The centrepiece of an enjoyably naff series of posters, the Burt Wonderstone one-sheets are gaudy and cheesy and all the better for it. Comedy posters rarely convey the tone of humour in print, but this does the trick. Bonus points for looking like John Woo has ejaculated onto it.
A Safety Last! reissue poster could really only use one image, but you have to marvel at the execution here: the choice of fonts in particular is spot on.
The teasers for Vin Diesel's Riddick all have a pleasant low-budget feel about them – much like the film – but this IMAX special takes Diesel's ominous silhouette and gives it the comic-book makeover it deserves.
Playing on Anchorman's iconography, Ron Burgundy is a character so well known he can be identified from his moustache alone. It is the second movie in two years, after The Campaign, to have a poster so close to Will Ferrell's face, you can actually make out the pores in his skin. Gross.
The film's plot might be a little suspect, and the tagline – "They're crashing the system!" – seems to scream 'This is about computers because these are computer words!' but this inventive one-sheet actually manages to get across what The Internship is about with an interesting visual concept.
Nice lines, nice saturation, shame about the sparks – just one look at this poster tells you it's a very serious movie indeed and the gun-metal colour scheme is a hint at the Michael Mann-styled antics that wait within.
Superman has more than his fair share of iconography – the cape, the pants, the big red 'S' – but Man Of Steel's poster campaign was a tad unimpressive, possibly due to the need to differentiate from Superman Returns. However, this minimal one-sheet is literally a breath of fresh air.
Size is everything in Guillermo del Toro's monster movie, so designers would have been tasked with the tricky proposition of showing just how large the film's Jaegers are while keeping a human element in the mix too. Job done, you have to say, and it's even contextual to the story, too.
Alan's action hero wet dreams are about to come true in Alpha Papa, and this quad is a perfectly pitched antidote to the cop thrillers he so wishes to replicate – with the quaint Norwich skyline filling in for London/Paris/New York. Not sure why the Sun has just exploded, though.
You might think it's boring, I say it's bold – for an indie with names like Sam Rockwell and William H Macy it'd be almost too tempting to put their faces on the poster, but the designers here have opted for an atmospheric vista that piques the interest.
I don't know about you, but my major worry about a LEGO movie would be that CG would suck all the creativity out of the art-form. This teaser poster does a pretty good job of reassuring you that the tactile nature of the famous little bricks will be kept intact.
There wouldn't have been much for the designers to work with here, given the film was shot in low grade black and white, but Greta Gerwig's awkward dancing is as endearing in a single still frame as it is in motion.
A pretty simple concept, granted, but one that's really well executed. Pun very much intended, which is why I just pointed it out.
Play up the epic locations, play down the pissing of cash down the drain – that's why this Heaven's Gate reissue is so lovely. It almost makes the film look more austere than it actually is.
The final Desolation Of Smaug one-sheet will no doubt feature all manner of characters crammed onto it, so for now, enjoy this evocative teaser, with Bilbo framed in the centre – a very small man with a very large task.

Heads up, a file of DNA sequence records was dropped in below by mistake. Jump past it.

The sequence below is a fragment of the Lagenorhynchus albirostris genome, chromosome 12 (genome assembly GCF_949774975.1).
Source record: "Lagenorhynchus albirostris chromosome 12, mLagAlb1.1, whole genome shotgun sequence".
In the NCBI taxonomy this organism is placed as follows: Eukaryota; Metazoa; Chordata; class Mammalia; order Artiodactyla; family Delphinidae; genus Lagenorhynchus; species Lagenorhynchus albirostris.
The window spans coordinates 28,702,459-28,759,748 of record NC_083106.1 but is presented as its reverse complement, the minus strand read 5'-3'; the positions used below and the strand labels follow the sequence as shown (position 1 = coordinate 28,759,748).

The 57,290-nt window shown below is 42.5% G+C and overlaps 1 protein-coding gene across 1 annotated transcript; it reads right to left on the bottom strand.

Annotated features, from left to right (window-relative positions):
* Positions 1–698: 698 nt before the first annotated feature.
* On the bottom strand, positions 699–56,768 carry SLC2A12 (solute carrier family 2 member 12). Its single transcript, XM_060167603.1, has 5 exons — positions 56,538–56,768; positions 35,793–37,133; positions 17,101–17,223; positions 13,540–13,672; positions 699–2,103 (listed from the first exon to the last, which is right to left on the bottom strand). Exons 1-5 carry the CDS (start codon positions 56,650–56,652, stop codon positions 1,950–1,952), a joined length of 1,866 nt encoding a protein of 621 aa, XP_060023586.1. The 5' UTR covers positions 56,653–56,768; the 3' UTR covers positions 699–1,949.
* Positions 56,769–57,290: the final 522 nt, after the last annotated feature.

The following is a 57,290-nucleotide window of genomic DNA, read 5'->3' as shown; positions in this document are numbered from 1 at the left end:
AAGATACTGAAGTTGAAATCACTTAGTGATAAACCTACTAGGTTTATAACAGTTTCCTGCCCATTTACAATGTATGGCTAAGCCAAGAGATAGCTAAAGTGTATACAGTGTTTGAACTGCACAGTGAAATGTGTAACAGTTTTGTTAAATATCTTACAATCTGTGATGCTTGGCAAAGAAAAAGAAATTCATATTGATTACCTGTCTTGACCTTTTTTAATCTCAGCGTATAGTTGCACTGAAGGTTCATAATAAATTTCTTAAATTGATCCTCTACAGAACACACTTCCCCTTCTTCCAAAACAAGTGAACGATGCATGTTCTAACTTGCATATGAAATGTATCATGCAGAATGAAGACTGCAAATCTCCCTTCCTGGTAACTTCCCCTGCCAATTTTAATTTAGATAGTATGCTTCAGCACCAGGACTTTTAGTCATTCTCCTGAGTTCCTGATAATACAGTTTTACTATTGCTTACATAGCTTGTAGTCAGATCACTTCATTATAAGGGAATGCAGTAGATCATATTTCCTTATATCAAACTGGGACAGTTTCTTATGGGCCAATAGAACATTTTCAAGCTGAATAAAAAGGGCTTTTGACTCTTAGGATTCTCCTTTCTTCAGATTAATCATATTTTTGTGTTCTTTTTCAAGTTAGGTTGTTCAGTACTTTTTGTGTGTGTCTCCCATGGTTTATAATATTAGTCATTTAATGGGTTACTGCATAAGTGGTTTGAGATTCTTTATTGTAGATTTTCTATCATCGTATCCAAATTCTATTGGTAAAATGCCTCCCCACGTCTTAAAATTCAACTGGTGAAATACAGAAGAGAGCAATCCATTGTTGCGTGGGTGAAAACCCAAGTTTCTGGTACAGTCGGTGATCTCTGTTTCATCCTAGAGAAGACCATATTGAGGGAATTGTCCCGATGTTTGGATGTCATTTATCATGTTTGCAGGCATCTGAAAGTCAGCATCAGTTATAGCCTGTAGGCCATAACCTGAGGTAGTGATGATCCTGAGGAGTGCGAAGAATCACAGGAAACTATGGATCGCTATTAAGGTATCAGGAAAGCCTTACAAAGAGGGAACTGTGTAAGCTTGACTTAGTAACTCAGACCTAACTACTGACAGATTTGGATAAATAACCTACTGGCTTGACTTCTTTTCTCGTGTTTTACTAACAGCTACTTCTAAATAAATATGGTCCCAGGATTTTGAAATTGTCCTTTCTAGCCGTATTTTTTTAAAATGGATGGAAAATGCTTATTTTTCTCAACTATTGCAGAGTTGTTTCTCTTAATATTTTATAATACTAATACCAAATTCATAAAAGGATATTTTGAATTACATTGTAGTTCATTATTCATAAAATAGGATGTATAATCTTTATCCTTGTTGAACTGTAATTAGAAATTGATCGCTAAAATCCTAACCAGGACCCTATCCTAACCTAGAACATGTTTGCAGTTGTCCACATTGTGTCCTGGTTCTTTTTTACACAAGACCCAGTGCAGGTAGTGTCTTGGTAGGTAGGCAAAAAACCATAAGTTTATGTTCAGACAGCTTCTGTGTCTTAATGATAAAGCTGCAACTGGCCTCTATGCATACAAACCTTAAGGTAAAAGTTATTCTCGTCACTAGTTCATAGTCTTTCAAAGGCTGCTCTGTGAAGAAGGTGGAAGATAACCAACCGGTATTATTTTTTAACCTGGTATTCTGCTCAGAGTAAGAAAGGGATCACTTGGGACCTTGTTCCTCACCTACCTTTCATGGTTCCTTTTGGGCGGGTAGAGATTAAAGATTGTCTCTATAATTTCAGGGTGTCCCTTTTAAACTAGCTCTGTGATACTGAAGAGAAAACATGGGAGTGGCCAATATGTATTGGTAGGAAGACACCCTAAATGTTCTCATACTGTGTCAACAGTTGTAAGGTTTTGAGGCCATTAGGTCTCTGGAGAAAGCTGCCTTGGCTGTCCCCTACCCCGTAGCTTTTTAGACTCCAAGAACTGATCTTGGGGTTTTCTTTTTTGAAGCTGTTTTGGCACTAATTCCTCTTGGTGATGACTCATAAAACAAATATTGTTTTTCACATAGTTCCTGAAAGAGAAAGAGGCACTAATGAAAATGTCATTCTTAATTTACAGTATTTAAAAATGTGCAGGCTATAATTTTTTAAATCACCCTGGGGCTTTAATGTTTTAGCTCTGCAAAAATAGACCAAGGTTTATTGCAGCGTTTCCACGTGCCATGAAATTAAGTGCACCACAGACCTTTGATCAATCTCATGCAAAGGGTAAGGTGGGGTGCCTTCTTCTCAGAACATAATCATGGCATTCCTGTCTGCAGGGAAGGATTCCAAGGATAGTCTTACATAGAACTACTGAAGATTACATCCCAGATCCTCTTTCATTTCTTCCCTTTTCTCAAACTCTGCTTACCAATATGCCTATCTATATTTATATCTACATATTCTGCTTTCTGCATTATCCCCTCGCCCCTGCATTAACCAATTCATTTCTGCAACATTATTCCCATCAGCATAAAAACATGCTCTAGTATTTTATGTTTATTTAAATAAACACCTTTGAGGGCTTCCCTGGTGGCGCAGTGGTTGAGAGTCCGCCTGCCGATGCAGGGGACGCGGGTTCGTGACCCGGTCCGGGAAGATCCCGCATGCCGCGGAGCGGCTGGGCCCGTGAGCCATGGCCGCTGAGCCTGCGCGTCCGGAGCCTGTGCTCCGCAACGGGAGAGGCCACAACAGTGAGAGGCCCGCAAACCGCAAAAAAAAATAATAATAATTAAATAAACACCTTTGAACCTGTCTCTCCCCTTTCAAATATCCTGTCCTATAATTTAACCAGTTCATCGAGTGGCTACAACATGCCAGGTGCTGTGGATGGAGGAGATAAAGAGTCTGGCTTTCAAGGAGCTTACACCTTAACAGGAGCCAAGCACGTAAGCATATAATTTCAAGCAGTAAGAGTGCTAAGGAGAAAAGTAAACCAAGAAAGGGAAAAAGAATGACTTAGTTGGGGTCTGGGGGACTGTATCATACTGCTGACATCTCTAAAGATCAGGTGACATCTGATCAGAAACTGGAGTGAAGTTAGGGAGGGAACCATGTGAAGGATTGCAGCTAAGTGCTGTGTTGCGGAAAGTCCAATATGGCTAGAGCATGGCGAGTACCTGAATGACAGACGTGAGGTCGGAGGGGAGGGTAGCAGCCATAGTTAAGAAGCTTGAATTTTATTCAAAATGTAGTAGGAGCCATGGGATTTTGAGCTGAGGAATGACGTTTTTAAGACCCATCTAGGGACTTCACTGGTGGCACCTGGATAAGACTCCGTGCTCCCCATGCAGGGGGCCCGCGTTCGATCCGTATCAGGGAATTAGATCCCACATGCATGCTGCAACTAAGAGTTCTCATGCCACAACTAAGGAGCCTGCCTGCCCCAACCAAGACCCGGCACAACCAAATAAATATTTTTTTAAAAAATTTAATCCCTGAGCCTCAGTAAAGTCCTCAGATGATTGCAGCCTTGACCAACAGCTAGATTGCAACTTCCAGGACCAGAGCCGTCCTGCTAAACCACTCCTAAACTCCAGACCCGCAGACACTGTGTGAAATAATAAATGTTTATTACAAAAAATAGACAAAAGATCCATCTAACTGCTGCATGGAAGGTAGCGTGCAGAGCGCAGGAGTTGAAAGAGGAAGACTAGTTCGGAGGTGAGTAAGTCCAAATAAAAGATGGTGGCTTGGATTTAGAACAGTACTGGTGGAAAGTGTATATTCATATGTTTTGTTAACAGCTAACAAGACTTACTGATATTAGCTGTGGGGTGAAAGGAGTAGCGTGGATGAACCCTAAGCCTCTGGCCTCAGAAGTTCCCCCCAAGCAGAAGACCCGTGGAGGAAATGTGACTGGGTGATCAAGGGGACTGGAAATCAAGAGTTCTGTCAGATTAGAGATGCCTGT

Though I'm pressed to think if Tony Stark actually does plummet to Earth in a fireball in Iron Man 3, it's a striking image nonetheless – made all the more affecting by the lack of mask and Robert Downey Jr's expression.
A nice mix of iconography, a subtly placed cast list and no mention whatsoever of The Paperboy – a pretty special teaser poster, all told. Shame the White House looks a bit like a cake.
Bad movies can have good posters, and here's the proof. I'd rather wax my foreskin than watch the film, but even I have to admit this is a great gimmick that sells the concept of the movie – four men who never grew up. Poor Young Kevin James: he had so much to live for.
Sex, sweeties and the threat of violence – that's a pretty effective way of dressing up this psychosexual thriller. Also, if you have Saoirse Ronan and Alexis Bledel in your movie, you put their eyes on the poster. That's basic.
If you're going to go over the top, better you have a woman with giant breast cannons yelling in front of an explosion than holding back a little. I'd rather admire Sofia Vergara's physical form than Danny Trejo's anyway.
Smartly taking the focus off the 'ring' and instead concentrating on the 'bling' therein, this is a neat teaser poster – way better than anything in the actual campaign, in fact.
Good job I wasn't planning on sleeping tonight.
Save for the War Of The Worlds poster, on which he didn't even appear, this might be the smallest Tom Cruise has ever been in print (first person to say 'actual size' gets thrown out). All the more room for Joseph Kosinski's breathtaking 'scorched Earth' visuals, says I.
Blue and purple are so in right now. The colour scheme is a clear indication that this is not The Stath we know and love – like, he's not even holding a gun? – and it's befitting of the sordid corners of the Soho we typically avoid. That Reader's Digest quote isn't fooling any grannies, though.
A bonkers concept given the treatment it deserves, this uncomplicated one-sheet visualises the movie's insane sci-fi premise adeptly. Loses points for a horrible font, however; what the hell is 'Upside Nmoo'?
|+||Point Break (12A)|
|+||Dad's Army (PG)|